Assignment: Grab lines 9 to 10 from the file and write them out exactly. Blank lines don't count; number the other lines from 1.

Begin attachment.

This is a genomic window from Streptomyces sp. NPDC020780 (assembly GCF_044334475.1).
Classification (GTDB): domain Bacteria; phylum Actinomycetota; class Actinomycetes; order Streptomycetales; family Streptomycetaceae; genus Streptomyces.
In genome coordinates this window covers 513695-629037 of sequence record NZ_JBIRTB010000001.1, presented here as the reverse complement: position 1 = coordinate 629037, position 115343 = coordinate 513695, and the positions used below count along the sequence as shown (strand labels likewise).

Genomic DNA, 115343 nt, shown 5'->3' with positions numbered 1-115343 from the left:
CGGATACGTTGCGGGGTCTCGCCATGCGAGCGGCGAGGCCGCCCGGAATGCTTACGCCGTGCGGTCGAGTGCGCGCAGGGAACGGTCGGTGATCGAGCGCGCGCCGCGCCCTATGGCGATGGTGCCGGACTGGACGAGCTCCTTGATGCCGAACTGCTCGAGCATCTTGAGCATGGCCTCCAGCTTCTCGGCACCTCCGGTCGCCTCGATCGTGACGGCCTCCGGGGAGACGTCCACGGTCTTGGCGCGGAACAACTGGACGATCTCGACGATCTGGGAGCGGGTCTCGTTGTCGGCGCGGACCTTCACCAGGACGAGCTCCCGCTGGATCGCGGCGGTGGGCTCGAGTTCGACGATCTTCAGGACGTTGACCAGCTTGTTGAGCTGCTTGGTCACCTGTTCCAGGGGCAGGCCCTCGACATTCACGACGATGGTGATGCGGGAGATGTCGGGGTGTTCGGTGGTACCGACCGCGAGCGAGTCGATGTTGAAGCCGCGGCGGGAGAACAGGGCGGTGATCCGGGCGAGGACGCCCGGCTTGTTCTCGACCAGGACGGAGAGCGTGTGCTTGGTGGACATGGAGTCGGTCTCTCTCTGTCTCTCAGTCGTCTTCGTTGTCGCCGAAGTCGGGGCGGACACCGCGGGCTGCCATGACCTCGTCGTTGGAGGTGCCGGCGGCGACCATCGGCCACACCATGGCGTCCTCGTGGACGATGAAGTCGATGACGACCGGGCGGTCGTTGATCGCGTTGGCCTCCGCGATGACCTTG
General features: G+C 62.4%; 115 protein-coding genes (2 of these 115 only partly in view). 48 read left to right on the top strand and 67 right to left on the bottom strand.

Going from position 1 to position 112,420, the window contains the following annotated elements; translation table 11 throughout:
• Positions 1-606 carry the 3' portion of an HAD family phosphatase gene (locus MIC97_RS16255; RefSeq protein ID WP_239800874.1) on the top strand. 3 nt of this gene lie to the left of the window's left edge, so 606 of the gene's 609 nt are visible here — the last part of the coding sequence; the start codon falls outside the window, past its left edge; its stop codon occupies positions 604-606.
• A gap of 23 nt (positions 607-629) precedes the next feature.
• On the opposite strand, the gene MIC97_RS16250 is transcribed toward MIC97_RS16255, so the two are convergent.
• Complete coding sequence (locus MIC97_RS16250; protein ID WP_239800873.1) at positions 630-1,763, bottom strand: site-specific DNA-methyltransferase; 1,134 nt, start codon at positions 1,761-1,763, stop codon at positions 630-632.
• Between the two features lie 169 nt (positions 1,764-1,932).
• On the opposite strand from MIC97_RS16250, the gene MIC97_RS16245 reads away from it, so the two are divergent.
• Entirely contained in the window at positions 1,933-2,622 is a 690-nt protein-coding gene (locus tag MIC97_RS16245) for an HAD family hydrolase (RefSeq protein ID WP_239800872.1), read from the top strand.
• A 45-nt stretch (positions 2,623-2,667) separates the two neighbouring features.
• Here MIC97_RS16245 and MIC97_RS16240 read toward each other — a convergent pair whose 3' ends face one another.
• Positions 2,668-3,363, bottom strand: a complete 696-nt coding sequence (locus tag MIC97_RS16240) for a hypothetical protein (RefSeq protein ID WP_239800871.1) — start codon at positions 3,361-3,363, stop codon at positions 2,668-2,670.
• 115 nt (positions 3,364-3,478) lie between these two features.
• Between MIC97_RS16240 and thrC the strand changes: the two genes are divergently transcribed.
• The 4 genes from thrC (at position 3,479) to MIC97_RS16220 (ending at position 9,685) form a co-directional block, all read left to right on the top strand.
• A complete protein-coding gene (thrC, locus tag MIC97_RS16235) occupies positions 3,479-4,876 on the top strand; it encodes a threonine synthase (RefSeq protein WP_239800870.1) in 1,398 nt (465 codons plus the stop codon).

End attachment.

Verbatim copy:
• A gap of 23 nt (positions 607-629) precedes the next feature.
• On the opposite strand, the gene MIC97_RS16250 is transcribed toward MIC97_RS16255, so the two are convergent.